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Pregnancy Rates - Not All Fertility Centers Are the Same Blog Feature
Lisa Rosenthal

By: Lisa Rosenthal on June 6th, 2013

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Pregnancy Rates - Not All Fertility Centers Are the Same

pregnancy | Fertility Treatment

CT Fertility Center Pregnancy Rates

Pregnancy Rates - CT Fertility CenterPregnancy rates are not the only criteria to consider when making a decision about which fertility program to use. Having a board certified reproductive endocrinologist for your doctor, or better yet, a team of them, should be among the first things to help you decide.


Being treated by a physician who cares about you as a person and builds a team of clinical, supportive staff members to help guide you through your fertility treatment is also important. No one wants to feel that they are a walking infertility diagnosis. 


Pregnancy rates do matter though. It's the whole point of fertility treatment. Responsible fertility programs report their IVF results to SART (Society for Assisted Reproductive Technology), opting to have their results verified. Here is an explanation of why SART statistics are numbers that you can rely on and why it's important to see a board certified reproductive endocrinologist who reports and cooperates with SART.


"SART has rigorous requirements for membership. SART members must agree to:  1. Report all their pregnancy data yearly. These data are subject to validation (a modified audit) by a team comprised of the CDC and the SART validation committee. This validation includes a site visit to the SART member’s clinic and review of the medical records. 2. Embryo laboratory inspection and certification every two years by an outside agency, usually the Joint Commission on Accreditation of Healthcare Organizations (JCAHO) or the College of American Pathologists (CAP).  3. Abide by all practice, laboratory, ethical, and advertising guidelines.  4. All new practices must have a board-certified reproductive endocrinologist as medical director."

Read below for Reproductive Medicine Associates of Connecticut (RMACT) pregnancy rates.


Clinical Pregnancy (1) Rates
For the period of January 1, 2010 to December 31, 2010

These statistics represent outcomes for patients who have undergone embryo transfer. The percentages are calculated by dividing the number of women who achieved a clinical pregnancy (numerator) by the total number who underwent a transfer (denominator) from January 1, 2010 to December 31, 2010. Please keep in mind that a variety of individual factors may increase or decrease your likelihood of having a baby.

A comparison of clinic success rates may not be meaningful because patient
medical characteristics, treatment approaches and entrance criteria
for ART may vary from clinic to clinic.

In Vitro Fertilization (IVF)

Includes all fresh embryo and blastocyst transfers.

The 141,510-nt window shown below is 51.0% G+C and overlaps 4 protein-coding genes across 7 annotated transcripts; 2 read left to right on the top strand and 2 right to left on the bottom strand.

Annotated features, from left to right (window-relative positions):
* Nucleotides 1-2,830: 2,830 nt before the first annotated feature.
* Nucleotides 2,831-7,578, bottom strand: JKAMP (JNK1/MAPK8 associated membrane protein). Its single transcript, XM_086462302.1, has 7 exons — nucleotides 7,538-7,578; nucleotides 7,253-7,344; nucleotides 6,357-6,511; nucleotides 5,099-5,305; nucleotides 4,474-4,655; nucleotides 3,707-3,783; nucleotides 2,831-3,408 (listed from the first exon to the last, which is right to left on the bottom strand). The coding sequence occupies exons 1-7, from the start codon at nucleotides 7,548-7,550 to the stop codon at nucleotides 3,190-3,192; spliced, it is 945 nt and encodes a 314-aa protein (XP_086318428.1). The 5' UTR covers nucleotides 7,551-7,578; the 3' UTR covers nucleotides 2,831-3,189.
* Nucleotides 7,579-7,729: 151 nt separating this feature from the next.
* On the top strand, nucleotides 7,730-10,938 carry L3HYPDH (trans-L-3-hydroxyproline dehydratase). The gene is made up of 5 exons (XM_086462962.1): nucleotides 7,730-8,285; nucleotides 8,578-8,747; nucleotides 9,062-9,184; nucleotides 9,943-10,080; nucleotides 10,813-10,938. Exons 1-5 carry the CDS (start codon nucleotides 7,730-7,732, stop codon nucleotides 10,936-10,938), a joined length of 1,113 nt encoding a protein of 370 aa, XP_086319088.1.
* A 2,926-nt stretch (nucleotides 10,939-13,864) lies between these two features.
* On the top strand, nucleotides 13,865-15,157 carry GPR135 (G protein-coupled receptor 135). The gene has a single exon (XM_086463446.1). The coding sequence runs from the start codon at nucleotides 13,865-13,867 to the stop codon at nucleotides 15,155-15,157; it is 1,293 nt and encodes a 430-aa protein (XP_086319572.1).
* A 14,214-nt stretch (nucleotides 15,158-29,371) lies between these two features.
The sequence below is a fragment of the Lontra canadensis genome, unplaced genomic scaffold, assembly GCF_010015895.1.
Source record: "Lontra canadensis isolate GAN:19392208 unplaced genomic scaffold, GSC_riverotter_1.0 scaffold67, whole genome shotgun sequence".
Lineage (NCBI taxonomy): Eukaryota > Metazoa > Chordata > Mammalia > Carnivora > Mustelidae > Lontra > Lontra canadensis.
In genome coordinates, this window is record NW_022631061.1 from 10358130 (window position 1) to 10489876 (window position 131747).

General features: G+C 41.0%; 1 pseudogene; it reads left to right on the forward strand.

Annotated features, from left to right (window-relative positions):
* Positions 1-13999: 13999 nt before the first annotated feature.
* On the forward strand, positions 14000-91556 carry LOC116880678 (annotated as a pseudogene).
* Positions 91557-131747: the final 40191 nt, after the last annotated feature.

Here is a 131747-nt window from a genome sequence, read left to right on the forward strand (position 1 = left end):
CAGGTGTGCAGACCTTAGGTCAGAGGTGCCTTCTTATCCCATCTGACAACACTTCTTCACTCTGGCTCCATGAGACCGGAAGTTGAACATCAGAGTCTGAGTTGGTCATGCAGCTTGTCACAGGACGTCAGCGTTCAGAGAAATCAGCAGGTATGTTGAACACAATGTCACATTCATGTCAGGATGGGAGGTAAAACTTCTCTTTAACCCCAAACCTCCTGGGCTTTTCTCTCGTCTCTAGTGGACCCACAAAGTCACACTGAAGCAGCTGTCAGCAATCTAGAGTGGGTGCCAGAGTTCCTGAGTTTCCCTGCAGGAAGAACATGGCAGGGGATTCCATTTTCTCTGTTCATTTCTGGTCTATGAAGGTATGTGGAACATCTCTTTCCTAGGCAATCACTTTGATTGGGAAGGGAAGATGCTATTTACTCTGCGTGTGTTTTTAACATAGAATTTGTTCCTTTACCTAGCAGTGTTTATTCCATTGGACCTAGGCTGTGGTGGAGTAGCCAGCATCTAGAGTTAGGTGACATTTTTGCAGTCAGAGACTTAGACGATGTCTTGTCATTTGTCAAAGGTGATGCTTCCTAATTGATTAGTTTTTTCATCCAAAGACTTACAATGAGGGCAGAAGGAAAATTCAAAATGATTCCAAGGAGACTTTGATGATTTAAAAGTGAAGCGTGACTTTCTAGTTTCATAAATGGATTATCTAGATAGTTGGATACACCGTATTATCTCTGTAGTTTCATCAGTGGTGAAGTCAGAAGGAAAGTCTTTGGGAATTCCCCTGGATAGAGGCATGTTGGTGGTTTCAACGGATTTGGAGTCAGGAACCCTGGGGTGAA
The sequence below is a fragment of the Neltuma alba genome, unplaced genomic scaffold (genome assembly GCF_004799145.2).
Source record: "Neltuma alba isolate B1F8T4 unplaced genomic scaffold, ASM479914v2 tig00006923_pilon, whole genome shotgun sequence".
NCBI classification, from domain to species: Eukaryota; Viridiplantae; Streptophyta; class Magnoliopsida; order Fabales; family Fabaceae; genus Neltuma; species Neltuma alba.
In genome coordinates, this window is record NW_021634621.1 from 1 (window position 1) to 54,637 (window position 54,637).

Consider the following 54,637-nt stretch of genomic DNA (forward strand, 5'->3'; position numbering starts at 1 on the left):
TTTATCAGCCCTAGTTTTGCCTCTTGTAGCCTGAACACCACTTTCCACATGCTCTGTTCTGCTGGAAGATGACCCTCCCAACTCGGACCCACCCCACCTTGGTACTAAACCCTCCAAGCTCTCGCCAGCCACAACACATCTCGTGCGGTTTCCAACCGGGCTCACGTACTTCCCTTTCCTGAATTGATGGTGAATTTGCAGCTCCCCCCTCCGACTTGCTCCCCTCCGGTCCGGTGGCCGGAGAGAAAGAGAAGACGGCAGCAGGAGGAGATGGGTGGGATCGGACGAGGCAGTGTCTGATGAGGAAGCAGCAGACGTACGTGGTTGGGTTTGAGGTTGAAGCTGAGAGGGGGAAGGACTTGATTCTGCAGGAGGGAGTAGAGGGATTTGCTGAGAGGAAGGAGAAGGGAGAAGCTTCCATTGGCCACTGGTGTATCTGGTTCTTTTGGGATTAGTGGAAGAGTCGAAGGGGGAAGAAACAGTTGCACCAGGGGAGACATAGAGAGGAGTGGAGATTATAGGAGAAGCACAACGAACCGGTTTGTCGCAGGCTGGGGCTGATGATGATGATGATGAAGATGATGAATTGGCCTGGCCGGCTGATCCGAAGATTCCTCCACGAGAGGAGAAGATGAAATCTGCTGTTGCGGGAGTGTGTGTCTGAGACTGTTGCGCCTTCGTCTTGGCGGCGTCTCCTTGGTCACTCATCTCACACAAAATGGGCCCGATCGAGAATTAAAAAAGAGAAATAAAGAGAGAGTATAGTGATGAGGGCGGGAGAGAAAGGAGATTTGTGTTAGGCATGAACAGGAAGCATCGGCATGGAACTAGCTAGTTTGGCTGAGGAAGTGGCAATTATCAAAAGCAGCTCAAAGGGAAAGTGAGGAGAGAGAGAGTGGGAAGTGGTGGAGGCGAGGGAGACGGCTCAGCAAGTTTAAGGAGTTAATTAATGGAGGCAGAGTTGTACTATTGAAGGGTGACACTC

Age < 35




Live Birth Rate per Embryo Transfer











In Vitro Fertilization Pregnancy Rates – First Cycle Outcomes


Includes all fresh embryo and blastocyst transfers for patients on their first IVF cycle.

First Cycle IVF

Age < 35




Live Birth Rate per Embryo Transfer











In Vitro Fertilization Pregnancy Rates with ICSI


ICSI (Intracytoplasmic sperm injection) is a procedure in which a single sperm is injected directly into an egg to overcome problems with sperm function or motility. ICSI is also a measure of lab efficiency as patients less than 35 years of age with male factor as the primary diagnosis should have the best outcomes. We included this information to best illustrate the overall quality in our laboratory.


Age < 35

Live Birth Rate per Embryo Transfer





Rates of High-Order Multiple Pregnancies (triplets or more)


Multiple pregnancies are confirmed by the number of fetal heartbeats on ultrasound. At RMACT we strive to have the lowest high-order multiple rate possible as this represents a complex pregnancy and delivery for both the mother and babies. We are very proud to have excellent pregnancy rates with very low multiple rates. This is accomplished by having an excellent lab and a personal conference with each patient on the day of embryo transfer.


Age < 38


% of pregnant patients with high-order multiples






(1) A clinical pregnancy means a gestational sac is visualized in the uterus (using ultrasound)

Learn more about the IVF procedure.


Contact us for more information.


About Lisa Rosenthal

Lisa has over thirty years of experience in the fertility field. After her personal infertility journey, she felt dissatisfied with the lack of comprehensive services available to support her. She was determined to help others undergoing fertility treatment. Lisa has been with RMACT for eleven years and serves as Patient Advocate and the Strategic Content Lead.

Lisa is the teacher and founder of Fertile Yoga, a program designed to support men and women on their quest for their families through gentle movement and meditation.

Lisa’s true passion is supporting patients getting into treatment, being able to stay in treatment and staying whole and complete throughout the process. Lisa is also a Certified Grief Recovery Specialist, which is helpful in her work with fertility patients.

Her experience also includes working with RESOLVE: The National Infertility Association and The American Fertility Association (now Path2Parenthood), where she was Educational Coordinator, Conference Director and Assistant Executive Director.